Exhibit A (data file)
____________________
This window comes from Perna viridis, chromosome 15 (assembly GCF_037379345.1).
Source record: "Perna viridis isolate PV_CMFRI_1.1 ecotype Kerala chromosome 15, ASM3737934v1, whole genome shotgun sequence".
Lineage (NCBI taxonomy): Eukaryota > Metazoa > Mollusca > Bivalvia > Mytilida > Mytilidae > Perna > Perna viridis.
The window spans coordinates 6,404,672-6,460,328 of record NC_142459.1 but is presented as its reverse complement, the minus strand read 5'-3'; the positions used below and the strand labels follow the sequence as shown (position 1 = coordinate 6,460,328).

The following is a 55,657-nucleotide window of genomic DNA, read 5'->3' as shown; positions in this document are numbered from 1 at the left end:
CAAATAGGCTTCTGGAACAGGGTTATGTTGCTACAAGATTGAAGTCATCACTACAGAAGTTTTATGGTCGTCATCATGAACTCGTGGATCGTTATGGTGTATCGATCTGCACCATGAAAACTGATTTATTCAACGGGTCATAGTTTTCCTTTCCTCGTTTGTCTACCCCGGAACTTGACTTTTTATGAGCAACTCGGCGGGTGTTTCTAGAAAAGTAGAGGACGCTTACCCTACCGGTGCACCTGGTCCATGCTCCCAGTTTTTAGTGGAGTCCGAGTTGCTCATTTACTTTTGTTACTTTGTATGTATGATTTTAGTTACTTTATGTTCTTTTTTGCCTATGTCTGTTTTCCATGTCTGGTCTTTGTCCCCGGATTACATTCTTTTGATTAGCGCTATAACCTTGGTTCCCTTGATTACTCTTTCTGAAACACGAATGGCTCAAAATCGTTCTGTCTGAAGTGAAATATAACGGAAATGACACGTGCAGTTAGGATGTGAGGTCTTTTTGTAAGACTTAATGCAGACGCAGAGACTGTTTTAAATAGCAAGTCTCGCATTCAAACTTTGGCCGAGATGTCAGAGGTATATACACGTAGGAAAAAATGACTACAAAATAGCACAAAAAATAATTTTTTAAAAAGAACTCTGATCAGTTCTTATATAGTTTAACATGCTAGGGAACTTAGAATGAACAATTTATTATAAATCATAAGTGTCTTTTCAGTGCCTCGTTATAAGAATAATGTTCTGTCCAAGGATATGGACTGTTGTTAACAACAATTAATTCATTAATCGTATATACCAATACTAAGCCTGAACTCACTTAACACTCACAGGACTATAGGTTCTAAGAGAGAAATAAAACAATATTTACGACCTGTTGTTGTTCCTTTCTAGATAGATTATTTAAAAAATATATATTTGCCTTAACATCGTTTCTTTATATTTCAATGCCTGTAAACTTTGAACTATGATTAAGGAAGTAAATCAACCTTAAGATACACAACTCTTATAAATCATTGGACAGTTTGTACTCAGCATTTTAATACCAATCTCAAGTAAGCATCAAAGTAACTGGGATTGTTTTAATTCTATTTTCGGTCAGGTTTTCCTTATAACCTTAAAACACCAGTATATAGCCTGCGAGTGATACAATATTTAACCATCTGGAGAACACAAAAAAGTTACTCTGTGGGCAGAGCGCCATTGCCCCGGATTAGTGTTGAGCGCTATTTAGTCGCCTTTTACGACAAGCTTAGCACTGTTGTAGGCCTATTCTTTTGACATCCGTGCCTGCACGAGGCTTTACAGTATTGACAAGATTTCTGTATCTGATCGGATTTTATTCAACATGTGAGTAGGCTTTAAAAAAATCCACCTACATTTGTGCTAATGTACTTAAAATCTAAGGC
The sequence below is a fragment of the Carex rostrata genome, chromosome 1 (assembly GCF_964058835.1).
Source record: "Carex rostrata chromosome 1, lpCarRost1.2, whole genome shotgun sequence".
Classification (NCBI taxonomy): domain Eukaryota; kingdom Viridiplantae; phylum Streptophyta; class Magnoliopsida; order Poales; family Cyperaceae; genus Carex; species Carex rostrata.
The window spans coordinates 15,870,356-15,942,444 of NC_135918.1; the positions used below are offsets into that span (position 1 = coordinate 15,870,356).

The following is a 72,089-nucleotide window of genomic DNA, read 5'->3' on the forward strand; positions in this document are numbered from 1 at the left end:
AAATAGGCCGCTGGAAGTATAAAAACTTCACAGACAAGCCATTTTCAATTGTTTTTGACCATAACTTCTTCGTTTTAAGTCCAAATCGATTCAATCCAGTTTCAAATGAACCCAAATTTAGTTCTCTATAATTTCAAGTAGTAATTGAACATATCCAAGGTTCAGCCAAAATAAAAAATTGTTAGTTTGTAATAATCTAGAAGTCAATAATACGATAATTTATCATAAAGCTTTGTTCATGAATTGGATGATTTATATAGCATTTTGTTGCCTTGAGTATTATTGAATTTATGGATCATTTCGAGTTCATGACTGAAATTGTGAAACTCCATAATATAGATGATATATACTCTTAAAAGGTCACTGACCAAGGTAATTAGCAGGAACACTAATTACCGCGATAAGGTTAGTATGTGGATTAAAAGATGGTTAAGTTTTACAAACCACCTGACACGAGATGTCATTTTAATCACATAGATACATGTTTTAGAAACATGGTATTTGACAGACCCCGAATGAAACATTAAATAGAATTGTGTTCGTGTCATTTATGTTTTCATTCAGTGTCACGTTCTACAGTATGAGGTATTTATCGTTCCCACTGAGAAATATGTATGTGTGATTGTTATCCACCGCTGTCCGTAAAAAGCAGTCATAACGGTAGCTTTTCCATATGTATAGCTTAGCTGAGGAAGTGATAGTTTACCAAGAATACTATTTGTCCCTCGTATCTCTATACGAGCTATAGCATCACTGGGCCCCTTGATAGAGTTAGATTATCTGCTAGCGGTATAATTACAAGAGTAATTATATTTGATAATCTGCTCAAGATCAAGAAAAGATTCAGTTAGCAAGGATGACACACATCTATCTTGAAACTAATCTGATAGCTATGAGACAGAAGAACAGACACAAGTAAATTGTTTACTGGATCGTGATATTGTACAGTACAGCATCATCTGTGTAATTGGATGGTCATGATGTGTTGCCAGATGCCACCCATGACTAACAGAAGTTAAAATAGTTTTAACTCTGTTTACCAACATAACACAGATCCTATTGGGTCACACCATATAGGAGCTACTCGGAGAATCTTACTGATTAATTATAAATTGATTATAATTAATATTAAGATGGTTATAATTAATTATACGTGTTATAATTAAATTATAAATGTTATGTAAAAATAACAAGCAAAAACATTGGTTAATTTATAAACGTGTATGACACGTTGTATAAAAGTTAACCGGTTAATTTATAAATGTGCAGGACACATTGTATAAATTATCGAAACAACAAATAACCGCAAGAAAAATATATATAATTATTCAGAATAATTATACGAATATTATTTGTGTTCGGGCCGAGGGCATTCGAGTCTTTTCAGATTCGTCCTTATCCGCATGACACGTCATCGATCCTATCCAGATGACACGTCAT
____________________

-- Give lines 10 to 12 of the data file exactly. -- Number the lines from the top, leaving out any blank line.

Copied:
The window spans coordinates 15,870,356-15,942,444 of NC_135918.1; the positions used below are offsets into that span (position 1 = coordinate 15,870,356).

The following is a 72,089-nucleotide window of genomic DNA, read 5'->3' on the forward strand; positions in this document are numbered from 1 at the left end:
AAATAGGCCGCTGGAAGTATAAAAACTTCACAGACAAGCCATTTTCAATTGTTTTTGACCATAACTTCTTCGTTTTAAGTCCAAATCGATTCAATCCAGTTTCAAATGAACCCAAATTTAGTTCTCTATAATTTCAAGTAGTAATTGAACATATCCAAGGTTCAGCCAAAATAAAAAATTGTTAGTTTGTAATAATCTAGAAGTCAATAATACGATAATTTATCATAAAGCTTTGTTCATGAATTGGATGATTTATATAGCATTTTGTTGCCTTGAGTATTATTGAATTTATGGATCATTTCGAGTTCATGACTGAAATTGTGAAACTCCATAATATAGATGATATATACTCTTAAAAGGTCACTGACCAAGGTAATTAGCAGGAACACTAATTACCGCGATAAGGTTAGTATGTGGATTAAAAGATGGTTAAGTTTTACAAACCACCTGACACGAGATGTCATTTTAATCACATAGATACATGTTTTAGAAACATGGTATTTGACAGACCCCGAATGAAACATTAAATAGAATTGTGTTCGTGTCATTTATGTTTTCATTCAGTGTCACGTTCTACAGTATGAGGTATTTATCGTTCCCACTGAGAAATATGTATGTGTGATTGTTATCCACCGCTGTCCGTAAAAAGCAGTCATAACGGTAGCTTTTCCATATGTATAGCTTAGCTGAGGAAGTGATAGTTTACCAAGAATACTATTTGTCCCTCGTATCTCTATACGAGCTATAGCATCACTGGGCCCCTTGATAGAGTTAGATTATCTGCTAGCGGTATAATTACAAGAGTAATTATATTTGATAATCTGCTCAAGATCAAGAAAAGATTCAGTTAGCAAGGATGACACACATCTATCTTGAAACTAATCTGATAGCTATGAGACAGAAGAACAGACACAAGTAAATTGTTTACTGGATCGTGATATTGTACAGTACAGCATCATCTGTGTAATTGGATGGTCATGATGTGTTGCCAGATGCCACCCATGACTAACAGAAGTTAAAATAGTTTTAACTCTGTTTACCAACATAACACAGATCCTATTGGGTCACACCATATAGGAGCTACTCGGAGAATCTTACTGATTAATTATAAATTGATTATAATTAATATTAAGATGGTTATAATTAATTATACGTGTTATAATTAAATTATAAATGTTATGTAAAAATAACAAGCAAAAACATTGGTTAATTTATAAACGTGTATGACACGTTGTATAAAAGTTAACCGGTTAATTTATAAATGTGCAGGACACATTGTATAAATTATCGAAACAACAAATAACCGCAAGAAAAATATATATAATTATTCAGAATAATTATACGAATATTATTTGTGTTCGGGCCGAGGGCATTCGAGTCTTTTCAGATTCGTCCTTATCCGCATGACACGTCATCGATCCTATCCAGATGACACGTCAT